Large numbers of single-molecule trajectories in live cells can be collected at tens-of-nanometers precision. Those acquired data are actually spatially and temporally coarse-grained from sampling of real molecule motions. Those sampled trajectories cannot be modeled by the overdamped Langevin equation. Therefore, to uncover local biophysical mechanism underlying molecule motion from those sampled trajectories, a stochastic model of the acquired data has to be developed. To gain insight into the dynamic process related to the observed molecules, a Markov state model from those trajectories was built to disclose successfully the diffusion states involved in the translocating process of CPP across the plasma membrane.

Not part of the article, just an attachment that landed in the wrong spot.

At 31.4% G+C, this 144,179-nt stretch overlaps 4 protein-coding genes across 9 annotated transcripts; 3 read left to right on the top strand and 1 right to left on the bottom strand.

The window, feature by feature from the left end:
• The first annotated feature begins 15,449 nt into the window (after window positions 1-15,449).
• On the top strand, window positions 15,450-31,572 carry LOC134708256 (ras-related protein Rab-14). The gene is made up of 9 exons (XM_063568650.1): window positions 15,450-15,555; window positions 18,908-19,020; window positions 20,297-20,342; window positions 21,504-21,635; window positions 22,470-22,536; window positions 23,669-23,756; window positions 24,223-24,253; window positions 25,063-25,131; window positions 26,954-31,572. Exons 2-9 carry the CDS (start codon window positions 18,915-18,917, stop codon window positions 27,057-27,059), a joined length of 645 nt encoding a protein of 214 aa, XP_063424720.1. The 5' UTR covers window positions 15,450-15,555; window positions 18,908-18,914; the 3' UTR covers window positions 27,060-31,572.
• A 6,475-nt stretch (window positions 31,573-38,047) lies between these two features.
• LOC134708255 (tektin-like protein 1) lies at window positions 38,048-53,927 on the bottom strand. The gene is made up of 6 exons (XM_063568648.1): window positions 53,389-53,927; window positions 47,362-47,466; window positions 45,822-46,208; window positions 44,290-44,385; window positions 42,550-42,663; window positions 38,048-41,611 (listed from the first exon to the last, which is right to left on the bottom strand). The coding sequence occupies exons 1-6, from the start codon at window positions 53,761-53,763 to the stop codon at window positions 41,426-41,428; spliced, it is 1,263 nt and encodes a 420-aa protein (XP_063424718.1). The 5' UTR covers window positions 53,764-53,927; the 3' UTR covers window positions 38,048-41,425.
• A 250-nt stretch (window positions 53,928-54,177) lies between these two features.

(2) Femtosecond 2D Coherent Spectroscopy of Energy-Harnessing Materials

The collective excitation of Coulomb-coupled nano objects is an important phenomenon in energy harnessing materials. Examples can be found in biological light harvesting complexes, which consist of several chromophores, and an artificial system forming by metal nanoparticles/semiconductor quantum dots. Dipole-dipole coupling occurs on a nanometer scale, causing the states of the individual photo-emitters to hybridize and form new collective states, which delocalize over the whole structure. Long-lasting coherence has been discovered in photosynthetic complexes and attributed to from strong correlation between the protein-induced fluctuations in the transition energy of neighboring coupled chromophores. This long coherence enables highly efficient energy harvesting in photosynthesis.